Granada Television is the British Independent Television (commercial television) contractor for the "North of England" weekday franchise from 1954 (started broadcasting in 1956) until 1968, and for the "Northwest England" all-week franchise since 1968. Granada is the only one of the original four ITA franchisees from 1954 which survived as a franchise holder into the twenty-first century.
In the 1930s, Cecil and Sydney Bernstein created a cinema chain in the south of England which, in the contemporary fashion for "exotic" names, they called Granada Theatres Limited. Some twenty years later like e.g. the Associated British Picture Corporation, with the dawn of commercial television the Bernsteins decided to be involved in the new industry which was a great competitor to the cinema chains, and since their chain was strongest in the south of England the Bernsteins applied for the franchise for the north of England, in order to minimise competition between their two enterprises. With some eighteen months between the awarding of their franchise and the start of transmission, Granada built a brand new studio centre in Manchester and determined to develop a strong Northern identity for themselves - Northern voices, Northern programmes, Northern idents ("From The North - Granada", and "Granadaland"). This was counter to the practice of the other franchisees, who adopted fairly nondescript names such as ABC Television, ATV, and Associated-Rediffusion, which did not have regional associations so that they could easily move their franchises to other parts of the country -- if they did well, in the future the ITA might reward them with a plum London franchise, on the other hand if they did badly they might be cast into the outer darkness of the Channel Islands franchise or lose their franchise altogether. The Northern identity immediately set Granada apart, making them immovable and embedding the company into the psyche of its viewers -- so much so that the term "Granada" to this day instantly means Greater Manchester, Lancashire, Merseyside, and Cheshire, and if any child in the UK is asked "Where is Granada?" they will probably point to the home of Coronation Street rather than Spain.
Granada's policy of regional identification was so successful that the ITA decided that all franchise contractors, large or small, should identify with their regions in this way -- this was a problem which was to dog ATV for the rest of its existence and be the direct cause of the company's demise.
The culture of Granada was distinctly more Socialist than the more conservative (in all senses of the word) companies further south. The company tended to produce gritty dramas and hard-hitting documentaries, such as World in Action and Seven-Up, not forgetting of course the classic soap opera Coronation Street which started a 13-week, two episodes a week run in the summer of 1960, and is still being produced four episodes a week in 2003, with one of the original actors still playing his role. Granada did not produce light entertainment extravaganzas of its own, but was quite happy to transmit those produced by its co-franchisees, but by the mid-1970s it was producing costume epics such as Brideshead Revisited. Another of its flagship programmes was the long-running quiz show, University Challenge -- the name and format of which were eventually taken over by the BBC in the 1990s, although still produced by Granada.
Following the reduction in its franchise area in the 1968 franchise round, Granada had little difficulty in retaining its franchise in the 1981 round, and despite bidding significantly less than its rivals, survived the 1991 round by virtue of a quality-control safety-guard.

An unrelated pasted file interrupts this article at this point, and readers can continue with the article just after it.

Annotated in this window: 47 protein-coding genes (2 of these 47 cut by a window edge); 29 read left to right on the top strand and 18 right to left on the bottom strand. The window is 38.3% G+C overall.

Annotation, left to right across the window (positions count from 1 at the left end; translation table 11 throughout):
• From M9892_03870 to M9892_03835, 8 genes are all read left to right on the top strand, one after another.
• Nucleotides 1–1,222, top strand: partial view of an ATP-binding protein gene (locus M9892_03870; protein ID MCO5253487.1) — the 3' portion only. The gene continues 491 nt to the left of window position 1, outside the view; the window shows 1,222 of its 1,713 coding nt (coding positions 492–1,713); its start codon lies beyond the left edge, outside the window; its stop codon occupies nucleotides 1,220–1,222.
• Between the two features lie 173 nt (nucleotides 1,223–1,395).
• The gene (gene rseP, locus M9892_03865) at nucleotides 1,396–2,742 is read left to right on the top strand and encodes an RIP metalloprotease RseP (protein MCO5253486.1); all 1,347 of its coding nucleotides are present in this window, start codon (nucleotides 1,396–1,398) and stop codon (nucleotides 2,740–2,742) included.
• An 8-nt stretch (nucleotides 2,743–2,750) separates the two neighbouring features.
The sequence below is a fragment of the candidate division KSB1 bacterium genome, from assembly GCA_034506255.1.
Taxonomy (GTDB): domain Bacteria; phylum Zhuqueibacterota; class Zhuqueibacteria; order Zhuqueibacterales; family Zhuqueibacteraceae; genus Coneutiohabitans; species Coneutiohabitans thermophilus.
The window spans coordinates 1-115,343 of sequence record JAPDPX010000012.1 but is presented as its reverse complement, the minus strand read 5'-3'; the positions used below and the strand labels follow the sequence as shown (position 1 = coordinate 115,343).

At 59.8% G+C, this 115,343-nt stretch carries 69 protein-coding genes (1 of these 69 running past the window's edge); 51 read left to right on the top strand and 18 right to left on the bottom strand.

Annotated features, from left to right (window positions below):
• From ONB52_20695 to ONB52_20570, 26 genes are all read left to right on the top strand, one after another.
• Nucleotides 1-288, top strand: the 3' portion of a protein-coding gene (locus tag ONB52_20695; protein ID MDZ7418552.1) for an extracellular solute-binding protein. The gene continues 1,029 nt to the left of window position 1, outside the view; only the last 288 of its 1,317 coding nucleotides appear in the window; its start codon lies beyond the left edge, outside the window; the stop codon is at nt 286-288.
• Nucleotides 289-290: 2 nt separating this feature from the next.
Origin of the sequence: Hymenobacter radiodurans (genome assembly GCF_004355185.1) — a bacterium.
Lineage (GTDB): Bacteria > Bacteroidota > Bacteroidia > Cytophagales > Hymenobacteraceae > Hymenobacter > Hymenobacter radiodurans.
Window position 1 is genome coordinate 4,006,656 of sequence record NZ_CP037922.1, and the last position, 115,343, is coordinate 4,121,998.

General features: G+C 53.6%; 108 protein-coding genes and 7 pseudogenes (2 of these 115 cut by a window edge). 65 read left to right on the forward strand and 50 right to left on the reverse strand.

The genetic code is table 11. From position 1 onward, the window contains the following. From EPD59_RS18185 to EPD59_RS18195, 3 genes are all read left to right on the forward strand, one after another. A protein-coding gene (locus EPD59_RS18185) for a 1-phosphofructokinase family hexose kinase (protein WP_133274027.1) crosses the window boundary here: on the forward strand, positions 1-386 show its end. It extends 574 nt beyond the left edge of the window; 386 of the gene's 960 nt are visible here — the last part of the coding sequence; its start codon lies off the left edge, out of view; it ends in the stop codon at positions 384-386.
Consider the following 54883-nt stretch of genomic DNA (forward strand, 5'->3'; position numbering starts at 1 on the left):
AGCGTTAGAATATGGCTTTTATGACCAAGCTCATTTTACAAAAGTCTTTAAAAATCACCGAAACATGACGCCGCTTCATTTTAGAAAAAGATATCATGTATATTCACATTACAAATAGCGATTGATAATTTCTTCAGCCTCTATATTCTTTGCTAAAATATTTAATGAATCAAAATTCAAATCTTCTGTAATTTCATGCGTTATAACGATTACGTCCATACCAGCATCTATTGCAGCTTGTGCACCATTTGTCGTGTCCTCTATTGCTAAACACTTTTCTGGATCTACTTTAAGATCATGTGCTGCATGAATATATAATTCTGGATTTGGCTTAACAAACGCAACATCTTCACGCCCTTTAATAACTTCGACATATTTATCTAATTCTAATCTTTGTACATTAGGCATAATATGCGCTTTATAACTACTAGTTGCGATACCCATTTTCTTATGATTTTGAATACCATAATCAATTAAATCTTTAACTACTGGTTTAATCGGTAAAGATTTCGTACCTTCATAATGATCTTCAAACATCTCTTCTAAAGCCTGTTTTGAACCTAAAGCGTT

However, by the late 1980s it was becoming clear that the UK commercial broadcasters were too small to be able to compete in the world television market - a problem exacerbated by the 1990 Broadcasting Act which instigated quotas on independent programming, removed the ITV's advertising monopoly, and instigated the expensive auction process of the 1991 franchise round. The Conservative government responded by relaxing the regulatory regime so that ITV contractors could take each other over, and Granada responded by going on an acquisition spree which resulted in Granada establishing an effective duopoly of ITV with Carlton Television, excepting only the small franchisees in Scotland, Northern Ireland, and the Channel Islands.
From 1997 until 2002 Granada and Carlton invested and lost over £1,000,000,000 in their joint venture into pay-tv digital terrestrial broadcasting, ONdigital, which was rebranded as ITV Digital in the summer of 2001, to the fury of Scottish Television, UTV, and Channel Television which attempted to block the renaming on the grounds that it would damage the ITV brand (which it did). ITV Digital ceased broadcasting on 1 May 2002.
Later in 2002, talks on a proposed merger between Granada and Carlton were broken off after a failure to agree terms.
On 28 October 2002 Granada Television was rebranded on air to ITV1 Granada. The Granada name is now only seen before regional programmes, the rest of the time the only brand shown is ITV1. Since this rebrand, all continuity announcements have been made from London including regional announcements, as is now the case for all English ITV stations. The Granada logo still appears at the end of its own programmes.
Towards the end of 2003, Granada was given the green light by the UK government to merge with its main ITV partner, Carlton. After much talk of such a union over recent years, it is almost certain to become a reality in 2004 with the new company likely to be called ITV plc.
It has been announced that Granada plans to sell off most of its Quay Street complex, as most productions are now based in London, where Granada now has its headquarters. Rumours are also circulating about the future of Granada’s other studio complexes such as the Tyne Tees studios in Newcastle.